Now, you might say “I do not have a large estate and it is too expensive and complicated anyway! I do not need a trust!”. Well, there are a few good reasons as to why you need a living trust. A trust is a written document and separate entity into which you transfer the ownership of your assets. You act as the manager of that trust and you name the beneficiaries that will take up your assets in the event of your passing. The top reasons to create a living trust are as follows:
- It saves money. You may be wondering how it can save you money if it costs more to have a trust prepared than a will prepared, but in the long run, a trust is much cheaper. It avoids the probate process upon your death. If you die with a will it must be presented to the probate court, where the court will supervise the distribution of your estate. All of this costs anywhere from 5 to 10 percent of the value of your estate. So, the trust may cost more at the beginning than a will, but it will eliminate the probate process.
- It helps you retain control. You do not have to give it up or put it in the hands of a third party. You have the power and authority to buy and sell, or reinvest your assets.
- You eliminate the time that it takes to settle your estate. If you died without a trust your estate would go through probate, which on average takes one to two years. A trust can be settled in as little as one to two weeks.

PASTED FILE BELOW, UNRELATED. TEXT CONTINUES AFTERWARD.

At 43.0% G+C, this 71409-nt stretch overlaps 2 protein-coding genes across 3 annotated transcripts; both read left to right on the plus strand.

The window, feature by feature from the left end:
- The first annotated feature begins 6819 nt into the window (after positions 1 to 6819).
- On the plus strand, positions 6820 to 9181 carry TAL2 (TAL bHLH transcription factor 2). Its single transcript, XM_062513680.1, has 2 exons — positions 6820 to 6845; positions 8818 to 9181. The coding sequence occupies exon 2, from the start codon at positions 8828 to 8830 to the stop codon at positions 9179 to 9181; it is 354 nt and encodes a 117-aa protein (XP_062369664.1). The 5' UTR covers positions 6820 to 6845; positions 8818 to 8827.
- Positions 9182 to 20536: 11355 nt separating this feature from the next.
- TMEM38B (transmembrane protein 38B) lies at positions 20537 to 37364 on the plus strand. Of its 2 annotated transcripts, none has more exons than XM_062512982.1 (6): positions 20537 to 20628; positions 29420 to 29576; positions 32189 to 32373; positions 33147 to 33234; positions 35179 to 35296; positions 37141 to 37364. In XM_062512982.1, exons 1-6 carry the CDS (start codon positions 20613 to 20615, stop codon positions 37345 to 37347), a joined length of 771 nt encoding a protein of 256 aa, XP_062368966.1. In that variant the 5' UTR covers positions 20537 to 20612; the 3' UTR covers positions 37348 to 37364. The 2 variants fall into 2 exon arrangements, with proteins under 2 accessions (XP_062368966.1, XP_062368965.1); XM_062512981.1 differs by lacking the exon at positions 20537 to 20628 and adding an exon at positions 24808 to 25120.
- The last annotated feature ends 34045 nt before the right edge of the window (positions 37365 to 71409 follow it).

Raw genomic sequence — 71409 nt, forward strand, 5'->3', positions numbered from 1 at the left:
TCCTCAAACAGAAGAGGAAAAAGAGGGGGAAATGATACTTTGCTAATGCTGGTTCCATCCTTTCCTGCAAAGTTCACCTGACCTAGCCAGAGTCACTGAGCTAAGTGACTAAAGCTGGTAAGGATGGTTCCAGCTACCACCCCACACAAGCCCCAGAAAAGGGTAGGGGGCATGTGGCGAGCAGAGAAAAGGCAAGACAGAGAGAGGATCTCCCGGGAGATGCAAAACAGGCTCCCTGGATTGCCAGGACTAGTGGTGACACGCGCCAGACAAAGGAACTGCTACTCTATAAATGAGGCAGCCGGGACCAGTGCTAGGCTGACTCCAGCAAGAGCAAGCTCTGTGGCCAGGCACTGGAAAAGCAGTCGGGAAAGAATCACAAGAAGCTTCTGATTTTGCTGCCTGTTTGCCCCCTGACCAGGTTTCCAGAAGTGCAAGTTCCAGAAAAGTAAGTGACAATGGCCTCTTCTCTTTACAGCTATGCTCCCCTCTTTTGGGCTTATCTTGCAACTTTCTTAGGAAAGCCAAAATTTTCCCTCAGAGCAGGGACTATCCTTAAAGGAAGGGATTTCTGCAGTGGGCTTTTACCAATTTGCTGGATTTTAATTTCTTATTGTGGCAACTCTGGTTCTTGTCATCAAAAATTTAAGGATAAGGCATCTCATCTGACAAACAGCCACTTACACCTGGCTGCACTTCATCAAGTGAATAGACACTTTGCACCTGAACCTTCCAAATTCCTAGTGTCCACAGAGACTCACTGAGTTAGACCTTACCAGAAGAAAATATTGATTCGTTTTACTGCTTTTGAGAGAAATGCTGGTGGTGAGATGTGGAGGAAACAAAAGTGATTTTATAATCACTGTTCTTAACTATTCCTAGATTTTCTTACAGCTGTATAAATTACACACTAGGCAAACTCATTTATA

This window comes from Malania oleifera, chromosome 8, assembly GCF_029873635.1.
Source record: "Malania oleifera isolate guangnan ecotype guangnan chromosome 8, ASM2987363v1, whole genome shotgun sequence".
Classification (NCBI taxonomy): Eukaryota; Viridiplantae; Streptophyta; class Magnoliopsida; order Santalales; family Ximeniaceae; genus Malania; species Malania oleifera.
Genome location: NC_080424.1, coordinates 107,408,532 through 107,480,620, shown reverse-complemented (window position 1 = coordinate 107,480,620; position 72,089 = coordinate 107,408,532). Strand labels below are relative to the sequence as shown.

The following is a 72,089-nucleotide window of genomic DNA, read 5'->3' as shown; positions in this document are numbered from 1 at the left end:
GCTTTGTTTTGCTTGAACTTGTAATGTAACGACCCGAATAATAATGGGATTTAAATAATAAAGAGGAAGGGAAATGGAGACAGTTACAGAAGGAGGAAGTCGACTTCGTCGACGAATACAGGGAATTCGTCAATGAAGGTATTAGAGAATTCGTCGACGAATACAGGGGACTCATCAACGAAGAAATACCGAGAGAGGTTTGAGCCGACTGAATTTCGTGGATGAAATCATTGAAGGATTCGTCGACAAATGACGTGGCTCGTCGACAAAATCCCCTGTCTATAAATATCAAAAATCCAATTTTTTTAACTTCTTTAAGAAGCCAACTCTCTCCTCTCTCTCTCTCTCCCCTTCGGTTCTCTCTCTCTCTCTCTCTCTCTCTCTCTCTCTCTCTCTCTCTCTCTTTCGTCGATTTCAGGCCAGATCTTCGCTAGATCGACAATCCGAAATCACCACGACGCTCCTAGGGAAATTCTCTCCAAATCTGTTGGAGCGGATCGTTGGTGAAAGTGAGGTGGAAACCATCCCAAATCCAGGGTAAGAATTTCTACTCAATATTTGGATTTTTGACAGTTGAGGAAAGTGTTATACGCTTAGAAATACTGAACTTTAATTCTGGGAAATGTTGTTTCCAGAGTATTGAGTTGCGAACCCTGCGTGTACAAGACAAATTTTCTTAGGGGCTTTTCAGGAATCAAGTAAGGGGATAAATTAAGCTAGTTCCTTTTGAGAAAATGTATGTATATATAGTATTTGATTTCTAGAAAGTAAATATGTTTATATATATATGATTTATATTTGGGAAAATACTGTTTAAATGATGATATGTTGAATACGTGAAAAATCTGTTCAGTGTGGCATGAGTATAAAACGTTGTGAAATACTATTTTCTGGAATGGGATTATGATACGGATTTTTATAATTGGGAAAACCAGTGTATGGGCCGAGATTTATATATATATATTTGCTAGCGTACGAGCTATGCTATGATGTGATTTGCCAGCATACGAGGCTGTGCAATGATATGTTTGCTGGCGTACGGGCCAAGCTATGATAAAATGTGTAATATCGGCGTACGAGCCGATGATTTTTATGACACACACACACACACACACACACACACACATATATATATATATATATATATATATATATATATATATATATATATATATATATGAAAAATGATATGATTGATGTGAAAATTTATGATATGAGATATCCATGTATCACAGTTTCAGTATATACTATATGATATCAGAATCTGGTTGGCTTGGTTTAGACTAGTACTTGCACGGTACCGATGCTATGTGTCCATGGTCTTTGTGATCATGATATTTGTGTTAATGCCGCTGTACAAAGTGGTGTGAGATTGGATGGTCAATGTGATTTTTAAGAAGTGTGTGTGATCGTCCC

- The trust remains private. If your estate were to go through probate, all of your records are made public. Anyone can access them. The trust remains a private family document and is not required to be filed publicly.
- There are no government forms to file. The IRS calls this kind of trust a “grantor” trust, meaning you do not have to file a separate tax return or separate ID number. It just reports all of the income on your 1040 tax return and uses your social security as the ID number so there are no additional forms to file.
- The estate tax. You may remove or eliminate the estate tax altogether or at least reduce it by creating a living trust.
- The trust can act as a prenuptial agreement. You can put your property into a trust before you marry if you are worried that you may lose it in a divorce. It will then become your sole and separate property account and your spouse may not claim it.
Contact an Estate Planning Attorney
You can rely on our diligence and experience to create a trust you are proud of. We will also ensure that everything gets transferred to your loved ones or rightful heirs after you die. We can help you create a trust and answer any questions you may have. A lawyer, like a skilled revocable living trust lawyer in Philadelphia PA, can offer advice and help on this topic.
Thank you to Klenk Law for providing their insight and authoring this piece on creating a revocable living trust.